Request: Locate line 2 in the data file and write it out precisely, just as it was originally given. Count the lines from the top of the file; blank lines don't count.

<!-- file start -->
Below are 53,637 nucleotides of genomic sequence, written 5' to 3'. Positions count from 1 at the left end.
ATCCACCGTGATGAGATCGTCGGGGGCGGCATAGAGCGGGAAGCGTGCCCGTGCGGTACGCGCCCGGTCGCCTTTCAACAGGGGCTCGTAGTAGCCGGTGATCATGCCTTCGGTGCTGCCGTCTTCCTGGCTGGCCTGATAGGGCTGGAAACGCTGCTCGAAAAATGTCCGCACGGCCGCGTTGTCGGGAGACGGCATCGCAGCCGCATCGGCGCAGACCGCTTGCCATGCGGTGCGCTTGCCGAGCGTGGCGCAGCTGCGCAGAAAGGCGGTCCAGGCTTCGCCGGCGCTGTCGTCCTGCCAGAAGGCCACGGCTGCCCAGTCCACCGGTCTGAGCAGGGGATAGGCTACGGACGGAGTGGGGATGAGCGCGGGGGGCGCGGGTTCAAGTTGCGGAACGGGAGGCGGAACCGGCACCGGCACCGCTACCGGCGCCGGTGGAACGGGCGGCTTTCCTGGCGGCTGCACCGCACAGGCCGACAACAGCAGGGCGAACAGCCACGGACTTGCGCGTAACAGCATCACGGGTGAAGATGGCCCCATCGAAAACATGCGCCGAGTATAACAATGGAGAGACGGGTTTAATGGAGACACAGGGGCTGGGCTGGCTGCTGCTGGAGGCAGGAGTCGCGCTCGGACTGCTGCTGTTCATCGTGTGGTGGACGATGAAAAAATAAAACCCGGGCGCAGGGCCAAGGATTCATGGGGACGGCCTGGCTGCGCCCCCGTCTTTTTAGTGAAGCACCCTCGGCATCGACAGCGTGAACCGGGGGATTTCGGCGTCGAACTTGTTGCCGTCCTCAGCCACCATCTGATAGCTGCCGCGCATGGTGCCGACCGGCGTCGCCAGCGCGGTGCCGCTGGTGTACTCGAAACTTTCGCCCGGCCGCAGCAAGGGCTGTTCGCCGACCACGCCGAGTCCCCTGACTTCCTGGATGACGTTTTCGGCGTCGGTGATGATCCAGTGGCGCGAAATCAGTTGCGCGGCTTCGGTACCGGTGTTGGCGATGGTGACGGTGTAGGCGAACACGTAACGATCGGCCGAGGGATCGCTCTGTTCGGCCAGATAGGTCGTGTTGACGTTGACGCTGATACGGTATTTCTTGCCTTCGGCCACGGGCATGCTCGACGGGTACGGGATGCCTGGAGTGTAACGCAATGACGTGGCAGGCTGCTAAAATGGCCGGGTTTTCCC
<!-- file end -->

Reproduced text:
ATCCACCGTGATGAGATCGTCGGGGGCGGCATAGAGCGGGAAGCGTGCCCGTGCGGTACGCGCCCGGTCGCCTTTCAACAGGGGCTCGTAGTAGCCGGTGATCATGCCTTCGGTGCTGCCGTCTTCCTGGCTGGCCTGATAGGGCTGGAAACGCTGCTCGAAAAATGTCCGCACGGCCGCGTTGTCGGGAGACGGCATCGCAGCCGCATCGGCGCAGACCGCTTGCCATGCGGTGCGCTTGCCGAGCGTGGCGCAGCTGCGCAGAAAGGCGGTCCAGGCTTCGCCGGCGCTGTCGTCCTGCCAGAAGGCCACGGCTGCCCAGTCCACCGGTCTGAGCAGGGGATAGGCTACGGACGGAGTGGGGATGAGCGCGGGGGGCGCGGGTTCAAGTTGCGGAACGGGAGGCGGAACCGGCACCGGCACCGCTACCGGCGCCGGTGGAACGGGCGGCTTTCCTGGCGGCTGCACCGCACAGGCCGACAACAGCAGGGCGAACAGCCACGGACTTGCGCGTAACAGCATCACGGGTGAAGATGGCCCCATCGAAAACATGCGCCGAGTATAACAATGGAGAGACGGGTTTAATGGAGACACAGGGGCTGGGCTGGCTGCTGCTGGAGGCAGGAGTCGCGCTCGGACTGCTGCTGTTCATCGTGTGGTGGACGATGAAAAAATAAAACCCGGGCGCAGGGCCAAGGATTCATGGGGACGGCCTGGCTGCGCCCCCGTCTTTTTAGTGAAGCACCCTCGGCATCGACAGCGTGAACCGGGGGATTTCGGCGTCGAACTTGTTGCCGTCCTCAGCCACCATCTGATAGCTGCCGCGCATGGTGCCGACCGGCGTCGCCAGCGCGGTGCCGCTGGTGTACTCGAAACTTTCGCCCGGCCGCAGCAAGGGCTGTTCGCCGACCACGCCGAGTCCCCTGACTTCCTGGATGACGTTTTCGGCGTCGGTGATGATCCAGTGGCGCGAAATCAGTTGCGCGGCTTCGGTACCGGTGTTGGCGATGGTGACGGTGTAGGCGAACACGTAACGATCGGCCGAGGGATCGCTCTGTTCGGCCAGATAGGTCGTGTTGACGTTGACGCTGATACGGTATTTCTTGCCTTCGGCCACGGGCATGCTCGACGGGTACGGGATGCCTGGAGTGTAACGCAATGACGTGGCAGGCTGCTAAAATGGCCGGGTTTTCCC